The pilot study of the relationship between the application with the healthy-habits and depressive scores in youthAuthor(s): Ha Yeon Choi, Jen Jen Chang, Jing Wang, Nam Hoon Roh, Hye Eun Jeong, Yeon Kyung Jung, Dong Hyun Noh, Hee Jeong Yoo
Insufficient sunlight exposure, high junk food consumption, and sleep deprivation are known risk factors for decreased mental wellbeing, including elevated depressive symptoms and higher suicidality. The aforementioned risk factors for poor mental health are common among Korean adolescents. This study examined the effects of a school-based healthy-habits promotion intervention on depressive symptoms in Korean middle school students.
Methods and Findings
This intervention study with a pre-test/post-test design included 617 middle school students aged 13 to 15 in Seongnam, South Korea from April 2013 to November 2013. The 8-month educational intervention consisted of 3 slogans: 1) Sunlight exposure > 30 minutes a day, 2) No junk food, and 3) Healthy sleep. The primary outcome was depressive symptoms as measured by the Center for Epidemiologic Studies Depression Scale (CES-D). Secondary outcomes included the number of days with sunlight exposure > 30 min/day, junk food consumption in a week, the frequency of staying up late, and problems with sleepiness. After controlling for confounders, the intervention was associated with a significant increase in the number of days of sunlight exposure of > 30 min/day (OR: 4.35, 95% CI: 3.20, 5.91) compared to before intervention. The intervention was associated with reduced odds of elevated depressive symptoms by 35% (OR: 0.65, 95% CI: 0.49, 0.85) compared to before intervention after adjustment for confounders.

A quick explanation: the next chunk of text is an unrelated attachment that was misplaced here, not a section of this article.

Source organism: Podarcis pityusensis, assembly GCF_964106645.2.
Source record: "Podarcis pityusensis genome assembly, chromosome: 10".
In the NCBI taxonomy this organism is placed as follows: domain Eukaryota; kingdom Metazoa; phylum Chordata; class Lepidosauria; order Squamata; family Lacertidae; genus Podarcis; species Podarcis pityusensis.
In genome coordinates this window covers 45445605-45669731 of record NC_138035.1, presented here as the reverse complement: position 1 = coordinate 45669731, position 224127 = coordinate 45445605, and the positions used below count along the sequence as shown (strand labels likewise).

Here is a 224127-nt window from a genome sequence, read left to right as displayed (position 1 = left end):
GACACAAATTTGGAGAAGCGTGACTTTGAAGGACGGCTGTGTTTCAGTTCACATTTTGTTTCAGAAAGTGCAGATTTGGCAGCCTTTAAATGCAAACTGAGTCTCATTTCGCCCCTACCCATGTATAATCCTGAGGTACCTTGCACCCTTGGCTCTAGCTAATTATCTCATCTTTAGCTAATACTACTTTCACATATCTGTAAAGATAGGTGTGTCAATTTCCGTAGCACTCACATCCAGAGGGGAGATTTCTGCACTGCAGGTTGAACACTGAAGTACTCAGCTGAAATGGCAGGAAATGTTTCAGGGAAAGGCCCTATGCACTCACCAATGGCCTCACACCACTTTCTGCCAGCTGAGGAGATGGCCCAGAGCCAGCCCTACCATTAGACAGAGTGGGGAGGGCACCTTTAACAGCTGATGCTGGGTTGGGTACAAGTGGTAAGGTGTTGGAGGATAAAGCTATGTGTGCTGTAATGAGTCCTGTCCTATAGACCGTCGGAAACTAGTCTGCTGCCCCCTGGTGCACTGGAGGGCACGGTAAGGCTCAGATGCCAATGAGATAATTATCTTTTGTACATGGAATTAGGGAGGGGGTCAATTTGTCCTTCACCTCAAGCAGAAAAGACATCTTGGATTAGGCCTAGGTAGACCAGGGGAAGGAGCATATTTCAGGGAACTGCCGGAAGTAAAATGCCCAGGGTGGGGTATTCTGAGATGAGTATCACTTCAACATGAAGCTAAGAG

These results suggest that school-based educational and behavioral intervention focused on healthy habits may decrease depressive symptoms in adolescents. Findings from our study could have significant clinical and public health implications in reducing depressive symptoms among adolescents through behavior and lifestyle changes.